“The chief law enforcement officer of the state is charged with enforcing laws, even laws with which he disagrees,” Liu said.

    “Whether or not it will carry the day,” he added, “I have no idea.”

    Under Brown’s legal theory, Flap doubts the California Constitution could ever be amended.

    The issue before the court “presents a conflict between the constitutional power of the voters to amend the Constitution, on the one hand, and the Constitution’s Declaration of Rights, on the other,” Brown wrote.

    The issue “is whether rights secured under the state Constitution’s safeguard of liberty as an ‘inalienable’ right may intentionally be withdrawn from a class of persons by an initiative amendment.”

    Voters are allowed to amend other parts of the Constitution by majority vote, but to use the ballot box to take away an “inalienable” right would establish a “tyranny of the majority,” which the Constitution was designed, in part, to prevent, he wrote.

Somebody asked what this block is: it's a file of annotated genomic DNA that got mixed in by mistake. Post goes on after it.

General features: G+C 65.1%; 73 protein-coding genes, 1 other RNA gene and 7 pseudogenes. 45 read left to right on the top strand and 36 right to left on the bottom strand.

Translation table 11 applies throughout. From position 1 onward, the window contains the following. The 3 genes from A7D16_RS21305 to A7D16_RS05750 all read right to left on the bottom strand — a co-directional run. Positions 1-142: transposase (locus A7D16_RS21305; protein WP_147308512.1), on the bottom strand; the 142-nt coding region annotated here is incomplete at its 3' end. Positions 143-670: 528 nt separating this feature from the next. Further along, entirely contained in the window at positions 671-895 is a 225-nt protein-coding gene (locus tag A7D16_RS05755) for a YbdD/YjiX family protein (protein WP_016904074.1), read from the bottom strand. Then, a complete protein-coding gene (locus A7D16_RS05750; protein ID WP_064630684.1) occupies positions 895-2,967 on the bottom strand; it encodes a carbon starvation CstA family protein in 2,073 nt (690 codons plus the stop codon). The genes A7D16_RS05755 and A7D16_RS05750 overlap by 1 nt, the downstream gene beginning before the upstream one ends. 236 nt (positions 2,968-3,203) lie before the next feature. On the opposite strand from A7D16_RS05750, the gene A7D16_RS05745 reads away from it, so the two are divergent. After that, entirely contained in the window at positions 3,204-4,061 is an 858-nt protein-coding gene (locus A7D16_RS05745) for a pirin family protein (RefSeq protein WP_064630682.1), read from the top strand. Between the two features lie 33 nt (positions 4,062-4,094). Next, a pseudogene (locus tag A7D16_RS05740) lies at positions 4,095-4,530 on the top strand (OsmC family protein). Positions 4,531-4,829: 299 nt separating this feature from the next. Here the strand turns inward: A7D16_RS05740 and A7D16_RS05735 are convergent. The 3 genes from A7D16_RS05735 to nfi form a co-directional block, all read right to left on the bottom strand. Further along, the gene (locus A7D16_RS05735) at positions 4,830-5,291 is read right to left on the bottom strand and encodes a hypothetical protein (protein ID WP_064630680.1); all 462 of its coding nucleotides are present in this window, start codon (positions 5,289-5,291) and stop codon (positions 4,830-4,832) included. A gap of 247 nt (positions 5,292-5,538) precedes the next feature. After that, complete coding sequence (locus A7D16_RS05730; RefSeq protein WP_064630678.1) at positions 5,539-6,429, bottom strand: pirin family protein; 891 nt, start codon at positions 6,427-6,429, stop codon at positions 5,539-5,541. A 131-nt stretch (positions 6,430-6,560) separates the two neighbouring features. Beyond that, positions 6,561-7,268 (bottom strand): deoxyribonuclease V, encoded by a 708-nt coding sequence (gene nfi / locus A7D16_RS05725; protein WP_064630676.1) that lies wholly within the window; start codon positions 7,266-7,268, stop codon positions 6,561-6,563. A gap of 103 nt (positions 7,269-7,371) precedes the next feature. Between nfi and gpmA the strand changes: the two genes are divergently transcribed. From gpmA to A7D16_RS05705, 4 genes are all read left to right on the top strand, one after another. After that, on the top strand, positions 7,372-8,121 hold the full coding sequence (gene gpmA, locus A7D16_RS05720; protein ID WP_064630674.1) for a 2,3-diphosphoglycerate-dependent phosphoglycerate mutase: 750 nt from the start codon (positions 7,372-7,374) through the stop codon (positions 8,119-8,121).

Just call anyting an “inalienable” right and you can withdraw the people’s right to change the Constitution.

    How stupid is this?

    If the California Supreme Court rules in favor of this preposterous theory and overturns California Proposition 8 all of the members of the court will either be recalled or thrown ot of office at the next confirmation election.

    The Yes on 8 campaign filed a brief telling the court that because the new law holds that only marriages between a man and a woman are recognized or valid in California, the state can no longer recognize the existing same-sex unions.

    “Proposition 8’s brevity is matched by its clarity. There are no conditional clauses, exceptions, exemptions or exclusions,” reads the brief co-written by Kenneth Starr, dean of Pepperdine University’s law school and the former independent counsel who investigated President Bill Clinton.

    Stay tuned as reply briefs are filed with the court by January 5th.

    Exit answer: Kenneth Starr